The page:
It seems little can be done to stop the wave ushering The King's Speech to an Oscar for Best Picture, but I'm still going to try.
First, though, some praise: The film is well-made and unabashedly aimed at adults, featuring terrific performances, especially from Colin Firth.
Unfortunately, the film is also unabashedly aiming for an Academy Awards sweep despite being thoroughly undeserving.
Firth plays the Duke of York (later King George VI), who employs a speech therapist (Geoffrey Rush) to help overcome a debilitating stammer in time to deliver a speech rallying his empire against the Nazi threat.
The King's Speech is a minor film with modest ambitions. It aims mostly to please -- a low-set bar it fails to clear.
Many have compared it with The Queen, another film about the British royal family, which was up for Best Picture in 2007. But I think it has more in common with Doubt (2008) in that both are essentially plays masquerading as movies, saved only by phenomenal performances.
Doubt earned four acting nominations -- one more than The King's Speech -- including nods for unmatched talents Meryl Streep and Philip Seymour Hoffman. Their brilliance and interplay helped turn an interesting story into a fascinating, intelligent gem.
That's what makes Doubt's exclusion from the Best Picture pool in 2009 and the inevitable coronation this year of The King's Speech so puzzling -- Doubt was a far better achievement.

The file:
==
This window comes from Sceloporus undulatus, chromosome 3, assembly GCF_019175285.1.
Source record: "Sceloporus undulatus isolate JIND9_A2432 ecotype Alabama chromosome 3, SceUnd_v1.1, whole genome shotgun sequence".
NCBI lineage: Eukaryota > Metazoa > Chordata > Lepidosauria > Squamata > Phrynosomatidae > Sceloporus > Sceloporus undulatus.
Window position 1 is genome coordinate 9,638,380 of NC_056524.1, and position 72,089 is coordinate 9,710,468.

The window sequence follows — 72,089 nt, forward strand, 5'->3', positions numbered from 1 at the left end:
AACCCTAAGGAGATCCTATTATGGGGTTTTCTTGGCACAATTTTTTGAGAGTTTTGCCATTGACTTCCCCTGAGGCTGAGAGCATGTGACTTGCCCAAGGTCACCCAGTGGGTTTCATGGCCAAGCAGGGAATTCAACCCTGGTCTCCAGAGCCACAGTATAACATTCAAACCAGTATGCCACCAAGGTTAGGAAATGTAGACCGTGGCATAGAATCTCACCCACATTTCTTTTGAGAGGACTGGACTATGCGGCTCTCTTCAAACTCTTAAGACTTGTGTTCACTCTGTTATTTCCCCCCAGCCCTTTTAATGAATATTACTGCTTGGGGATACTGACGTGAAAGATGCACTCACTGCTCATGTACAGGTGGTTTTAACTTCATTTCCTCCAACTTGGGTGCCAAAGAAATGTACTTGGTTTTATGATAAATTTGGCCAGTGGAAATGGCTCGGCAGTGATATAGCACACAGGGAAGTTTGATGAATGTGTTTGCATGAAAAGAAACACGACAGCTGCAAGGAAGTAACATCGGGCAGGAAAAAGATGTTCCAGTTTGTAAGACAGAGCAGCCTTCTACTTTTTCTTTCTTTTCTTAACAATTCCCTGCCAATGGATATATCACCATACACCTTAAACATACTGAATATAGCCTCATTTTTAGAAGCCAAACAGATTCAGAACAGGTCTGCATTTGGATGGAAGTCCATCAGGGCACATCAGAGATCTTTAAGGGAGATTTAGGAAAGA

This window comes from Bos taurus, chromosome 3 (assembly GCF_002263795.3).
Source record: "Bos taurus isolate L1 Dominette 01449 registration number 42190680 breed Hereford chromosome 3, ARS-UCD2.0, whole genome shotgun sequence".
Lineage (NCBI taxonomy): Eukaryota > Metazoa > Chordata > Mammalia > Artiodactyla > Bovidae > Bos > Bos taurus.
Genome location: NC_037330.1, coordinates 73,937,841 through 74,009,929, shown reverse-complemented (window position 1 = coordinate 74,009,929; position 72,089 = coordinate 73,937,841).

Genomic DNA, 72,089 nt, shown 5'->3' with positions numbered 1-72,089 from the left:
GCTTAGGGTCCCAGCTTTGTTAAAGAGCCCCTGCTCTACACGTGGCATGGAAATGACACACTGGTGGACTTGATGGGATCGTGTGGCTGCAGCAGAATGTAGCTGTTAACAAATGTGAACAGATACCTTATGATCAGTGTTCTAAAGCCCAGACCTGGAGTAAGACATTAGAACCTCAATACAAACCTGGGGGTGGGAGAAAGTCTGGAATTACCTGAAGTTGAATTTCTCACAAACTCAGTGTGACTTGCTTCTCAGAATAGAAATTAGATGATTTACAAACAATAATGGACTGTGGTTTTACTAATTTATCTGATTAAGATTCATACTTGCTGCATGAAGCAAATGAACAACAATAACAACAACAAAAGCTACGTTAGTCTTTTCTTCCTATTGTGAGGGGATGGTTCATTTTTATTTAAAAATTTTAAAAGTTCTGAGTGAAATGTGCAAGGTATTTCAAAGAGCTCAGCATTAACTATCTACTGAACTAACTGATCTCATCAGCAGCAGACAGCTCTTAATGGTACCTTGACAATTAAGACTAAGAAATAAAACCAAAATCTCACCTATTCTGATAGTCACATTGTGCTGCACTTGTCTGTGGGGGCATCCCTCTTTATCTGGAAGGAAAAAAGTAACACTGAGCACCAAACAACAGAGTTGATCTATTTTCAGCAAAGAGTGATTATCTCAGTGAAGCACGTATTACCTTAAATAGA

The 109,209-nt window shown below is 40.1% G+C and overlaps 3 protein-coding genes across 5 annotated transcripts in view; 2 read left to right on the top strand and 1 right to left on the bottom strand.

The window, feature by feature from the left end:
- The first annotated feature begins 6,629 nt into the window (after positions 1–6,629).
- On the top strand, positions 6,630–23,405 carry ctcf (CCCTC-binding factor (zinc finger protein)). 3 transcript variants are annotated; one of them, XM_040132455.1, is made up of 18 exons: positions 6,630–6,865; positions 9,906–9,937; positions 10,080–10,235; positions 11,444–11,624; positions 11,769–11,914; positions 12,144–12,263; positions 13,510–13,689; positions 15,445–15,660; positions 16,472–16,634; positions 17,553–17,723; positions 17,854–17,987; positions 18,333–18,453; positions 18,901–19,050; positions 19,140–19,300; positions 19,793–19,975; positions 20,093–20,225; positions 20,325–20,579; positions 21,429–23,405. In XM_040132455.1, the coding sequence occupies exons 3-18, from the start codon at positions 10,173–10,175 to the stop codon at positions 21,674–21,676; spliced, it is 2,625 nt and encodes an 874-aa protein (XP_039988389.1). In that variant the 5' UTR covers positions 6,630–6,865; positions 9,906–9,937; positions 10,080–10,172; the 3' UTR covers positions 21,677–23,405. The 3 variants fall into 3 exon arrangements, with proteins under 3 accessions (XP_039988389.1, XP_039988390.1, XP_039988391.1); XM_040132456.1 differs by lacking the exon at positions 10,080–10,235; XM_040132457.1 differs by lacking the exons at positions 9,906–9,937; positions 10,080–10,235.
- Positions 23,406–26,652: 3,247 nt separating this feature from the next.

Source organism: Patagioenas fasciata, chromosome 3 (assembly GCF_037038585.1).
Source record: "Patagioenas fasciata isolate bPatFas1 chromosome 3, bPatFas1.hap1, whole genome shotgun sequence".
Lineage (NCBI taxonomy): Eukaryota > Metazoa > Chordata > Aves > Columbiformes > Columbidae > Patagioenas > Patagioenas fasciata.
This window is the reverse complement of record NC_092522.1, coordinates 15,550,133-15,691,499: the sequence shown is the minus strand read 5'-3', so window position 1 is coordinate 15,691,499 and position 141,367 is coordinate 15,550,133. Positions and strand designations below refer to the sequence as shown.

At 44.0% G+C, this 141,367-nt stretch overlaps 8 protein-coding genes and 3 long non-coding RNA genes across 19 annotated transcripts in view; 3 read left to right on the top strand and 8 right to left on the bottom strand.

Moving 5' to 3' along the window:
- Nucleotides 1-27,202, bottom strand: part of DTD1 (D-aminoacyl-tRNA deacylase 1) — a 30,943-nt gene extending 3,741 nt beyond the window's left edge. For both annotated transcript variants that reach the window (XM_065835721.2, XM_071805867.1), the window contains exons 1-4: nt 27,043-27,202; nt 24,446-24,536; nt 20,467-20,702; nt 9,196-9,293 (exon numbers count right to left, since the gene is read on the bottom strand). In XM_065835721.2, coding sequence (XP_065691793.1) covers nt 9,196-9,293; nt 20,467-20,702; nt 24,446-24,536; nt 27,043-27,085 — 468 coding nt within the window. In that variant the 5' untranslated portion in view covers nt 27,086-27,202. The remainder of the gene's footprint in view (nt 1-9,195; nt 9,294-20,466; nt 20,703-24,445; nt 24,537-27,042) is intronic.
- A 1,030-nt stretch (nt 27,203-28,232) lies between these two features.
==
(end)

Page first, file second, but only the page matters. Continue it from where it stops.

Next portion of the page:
I tried to fit in praise earlier for the respect The King's Speech showed its audience. Its lack of constant explanations kept the film from bogging down.
Also, though more compelling stories loomed on the periphery, such as King Edward VIII's abdication of the throne, it's a credit to the filmmakers that they stick to the one they intended to tell.
However, as Christopher Hitchens and others have pointed out, some explanatory omissions alter the historical record when it comes to just how firm the royal family stood against the Nazis.
Since I tend to forgive taking liberties in fictional films, I'm less concerned with that sin than the film's ending, which manages to both fall flat and ring false.
The climactic speech is inspiring only if graded on a curve. I was disappointed. Even if you allow the speech credibility, the solemnity of the moment is immediately disrupted by the cheers and smiles of the king's staff and family. I understand the impulse to uplift, but consider the message being sent: Millions will suffer and die but fear not, our king has kicked his stammer!
A serious, solemn ending would have gone a long way to redeeming this film. Instead, we're stuck with a safe, middling picture; a Happy Meal movie: It'll make you feel good if you don't think too hard about where the stuff came from.
BEEN HERE BEFORE: The Philadelphia Story, Citizen Kane, Dr. Strangelove, The Graduate, Goodfellas, Saving Private Ryan, Pulp Fiction -- The Social Network will have all these and more as company if it loses out to a lesser film for Best Picture.
I've always felt like I've been behind at least a year in pop culture. I'm delighted this column has kept me up to date with movies.
I've seen all the films with major nominations, with the exception of tear-jerkers Rabbit Hole, Biutiful and Blue Valentine (they'd require a special mood I haven't been in lately). So I'm enjoying participating in all the Oscar banter without the usual sheepishness at having seen only a few nominees.